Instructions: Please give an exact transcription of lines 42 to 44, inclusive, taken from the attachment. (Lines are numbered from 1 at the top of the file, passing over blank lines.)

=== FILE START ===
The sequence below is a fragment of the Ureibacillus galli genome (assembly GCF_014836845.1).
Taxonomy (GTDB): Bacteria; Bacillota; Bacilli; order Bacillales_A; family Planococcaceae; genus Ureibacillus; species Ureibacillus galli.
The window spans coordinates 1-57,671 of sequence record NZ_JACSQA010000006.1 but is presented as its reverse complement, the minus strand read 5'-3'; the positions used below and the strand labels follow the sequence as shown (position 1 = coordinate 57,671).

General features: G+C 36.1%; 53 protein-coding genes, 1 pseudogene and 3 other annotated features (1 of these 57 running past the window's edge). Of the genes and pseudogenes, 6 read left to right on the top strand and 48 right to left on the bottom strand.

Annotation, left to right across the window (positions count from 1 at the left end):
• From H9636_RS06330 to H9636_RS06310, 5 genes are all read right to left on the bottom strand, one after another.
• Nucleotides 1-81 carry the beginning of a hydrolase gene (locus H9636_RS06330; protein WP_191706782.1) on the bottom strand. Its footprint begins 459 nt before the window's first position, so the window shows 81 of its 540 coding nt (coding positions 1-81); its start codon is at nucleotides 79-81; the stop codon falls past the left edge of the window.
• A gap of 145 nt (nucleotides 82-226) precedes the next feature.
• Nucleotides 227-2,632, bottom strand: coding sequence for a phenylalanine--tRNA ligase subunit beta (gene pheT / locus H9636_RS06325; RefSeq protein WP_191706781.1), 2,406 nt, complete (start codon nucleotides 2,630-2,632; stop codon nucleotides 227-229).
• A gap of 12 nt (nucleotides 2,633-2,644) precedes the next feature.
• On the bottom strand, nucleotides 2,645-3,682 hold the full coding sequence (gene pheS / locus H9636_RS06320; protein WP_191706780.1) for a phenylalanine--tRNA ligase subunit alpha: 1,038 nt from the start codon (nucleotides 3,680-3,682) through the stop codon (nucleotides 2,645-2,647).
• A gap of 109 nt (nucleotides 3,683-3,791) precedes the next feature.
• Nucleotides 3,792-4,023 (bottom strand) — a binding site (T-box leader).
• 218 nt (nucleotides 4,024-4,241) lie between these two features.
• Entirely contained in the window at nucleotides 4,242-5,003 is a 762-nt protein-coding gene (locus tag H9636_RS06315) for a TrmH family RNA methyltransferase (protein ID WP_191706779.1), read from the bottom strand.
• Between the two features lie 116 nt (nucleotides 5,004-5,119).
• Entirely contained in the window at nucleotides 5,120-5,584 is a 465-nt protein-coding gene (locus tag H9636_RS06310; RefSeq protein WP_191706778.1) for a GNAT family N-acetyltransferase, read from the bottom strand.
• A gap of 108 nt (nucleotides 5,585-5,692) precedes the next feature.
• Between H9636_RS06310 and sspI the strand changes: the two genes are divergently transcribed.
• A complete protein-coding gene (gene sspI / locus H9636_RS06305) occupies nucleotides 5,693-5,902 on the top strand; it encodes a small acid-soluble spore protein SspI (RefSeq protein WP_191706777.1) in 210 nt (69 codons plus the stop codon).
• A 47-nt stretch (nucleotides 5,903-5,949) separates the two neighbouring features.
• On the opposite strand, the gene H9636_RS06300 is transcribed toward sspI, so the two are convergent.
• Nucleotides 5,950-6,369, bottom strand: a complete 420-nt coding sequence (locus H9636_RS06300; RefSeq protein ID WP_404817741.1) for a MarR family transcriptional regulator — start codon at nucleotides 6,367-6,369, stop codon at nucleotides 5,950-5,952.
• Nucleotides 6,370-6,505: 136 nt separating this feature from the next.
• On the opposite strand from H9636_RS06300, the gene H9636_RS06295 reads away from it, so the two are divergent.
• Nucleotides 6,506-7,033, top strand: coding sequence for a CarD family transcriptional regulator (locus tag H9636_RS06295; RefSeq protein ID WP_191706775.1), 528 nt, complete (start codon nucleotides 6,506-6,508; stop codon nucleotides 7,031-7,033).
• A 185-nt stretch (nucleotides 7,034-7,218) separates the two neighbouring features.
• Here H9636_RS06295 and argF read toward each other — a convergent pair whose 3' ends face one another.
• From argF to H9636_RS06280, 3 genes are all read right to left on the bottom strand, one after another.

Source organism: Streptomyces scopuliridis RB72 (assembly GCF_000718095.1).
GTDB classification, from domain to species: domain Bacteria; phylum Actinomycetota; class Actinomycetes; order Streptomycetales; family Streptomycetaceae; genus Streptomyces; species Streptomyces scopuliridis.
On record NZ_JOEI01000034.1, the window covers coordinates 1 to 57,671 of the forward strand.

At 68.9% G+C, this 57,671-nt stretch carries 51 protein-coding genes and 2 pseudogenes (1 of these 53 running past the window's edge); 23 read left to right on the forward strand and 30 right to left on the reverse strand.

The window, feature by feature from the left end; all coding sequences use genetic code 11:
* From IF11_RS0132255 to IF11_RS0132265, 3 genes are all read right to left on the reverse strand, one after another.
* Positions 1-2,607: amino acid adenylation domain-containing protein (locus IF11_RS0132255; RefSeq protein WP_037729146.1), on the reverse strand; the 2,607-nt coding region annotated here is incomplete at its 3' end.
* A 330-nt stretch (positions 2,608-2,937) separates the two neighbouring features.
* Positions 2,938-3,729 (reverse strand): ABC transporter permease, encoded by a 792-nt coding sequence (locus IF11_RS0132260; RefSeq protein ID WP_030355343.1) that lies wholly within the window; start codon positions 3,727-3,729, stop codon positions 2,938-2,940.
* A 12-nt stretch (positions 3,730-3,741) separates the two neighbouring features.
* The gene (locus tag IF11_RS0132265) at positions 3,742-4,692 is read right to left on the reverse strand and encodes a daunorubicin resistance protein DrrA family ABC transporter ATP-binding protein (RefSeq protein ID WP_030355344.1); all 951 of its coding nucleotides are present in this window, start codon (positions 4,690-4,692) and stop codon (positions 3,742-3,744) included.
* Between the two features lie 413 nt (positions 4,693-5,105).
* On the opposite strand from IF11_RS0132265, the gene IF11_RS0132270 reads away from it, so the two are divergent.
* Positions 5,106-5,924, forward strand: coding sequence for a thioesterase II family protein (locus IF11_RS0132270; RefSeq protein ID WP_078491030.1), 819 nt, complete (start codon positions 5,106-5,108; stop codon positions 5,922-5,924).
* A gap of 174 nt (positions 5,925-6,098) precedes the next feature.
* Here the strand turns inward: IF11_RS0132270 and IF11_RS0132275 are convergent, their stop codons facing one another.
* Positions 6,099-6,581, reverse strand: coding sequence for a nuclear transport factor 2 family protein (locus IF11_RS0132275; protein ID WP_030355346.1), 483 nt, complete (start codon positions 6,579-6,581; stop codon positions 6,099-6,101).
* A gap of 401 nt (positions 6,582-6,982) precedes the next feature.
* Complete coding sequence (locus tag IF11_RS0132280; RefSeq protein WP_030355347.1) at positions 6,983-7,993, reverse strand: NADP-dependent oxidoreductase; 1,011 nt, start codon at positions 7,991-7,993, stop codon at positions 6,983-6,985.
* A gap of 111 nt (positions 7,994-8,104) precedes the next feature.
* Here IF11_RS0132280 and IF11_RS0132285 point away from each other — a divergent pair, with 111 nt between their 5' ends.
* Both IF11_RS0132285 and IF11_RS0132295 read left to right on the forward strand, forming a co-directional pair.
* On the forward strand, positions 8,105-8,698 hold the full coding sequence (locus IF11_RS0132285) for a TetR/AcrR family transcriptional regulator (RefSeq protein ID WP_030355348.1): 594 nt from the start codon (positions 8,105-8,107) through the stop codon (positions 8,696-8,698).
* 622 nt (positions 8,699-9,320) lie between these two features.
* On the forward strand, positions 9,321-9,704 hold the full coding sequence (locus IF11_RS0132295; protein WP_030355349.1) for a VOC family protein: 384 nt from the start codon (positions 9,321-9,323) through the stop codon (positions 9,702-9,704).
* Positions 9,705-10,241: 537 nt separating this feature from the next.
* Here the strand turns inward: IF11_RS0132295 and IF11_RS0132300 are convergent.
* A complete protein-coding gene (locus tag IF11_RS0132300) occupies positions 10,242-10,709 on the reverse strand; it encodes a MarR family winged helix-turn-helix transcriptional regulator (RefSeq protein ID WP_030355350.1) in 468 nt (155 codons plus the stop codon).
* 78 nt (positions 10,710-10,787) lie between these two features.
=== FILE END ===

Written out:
* On the opposite strand from IF11_RS0132265, the gene IF11_RS0132270 reads away from it, so the two are divergent.
* Positions 5,106-5,924, forward strand: coding sequence for a thioesterase II family protein (locus IF11_RS0132270; RefSeq protein ID WP_078491030.1), 819 nt, complete (start codon positions 5,106-5,108; stop codon positions 5,922-5,924).
* A gap of 174 nt (positions 5,925-6,098) precedes the next feature.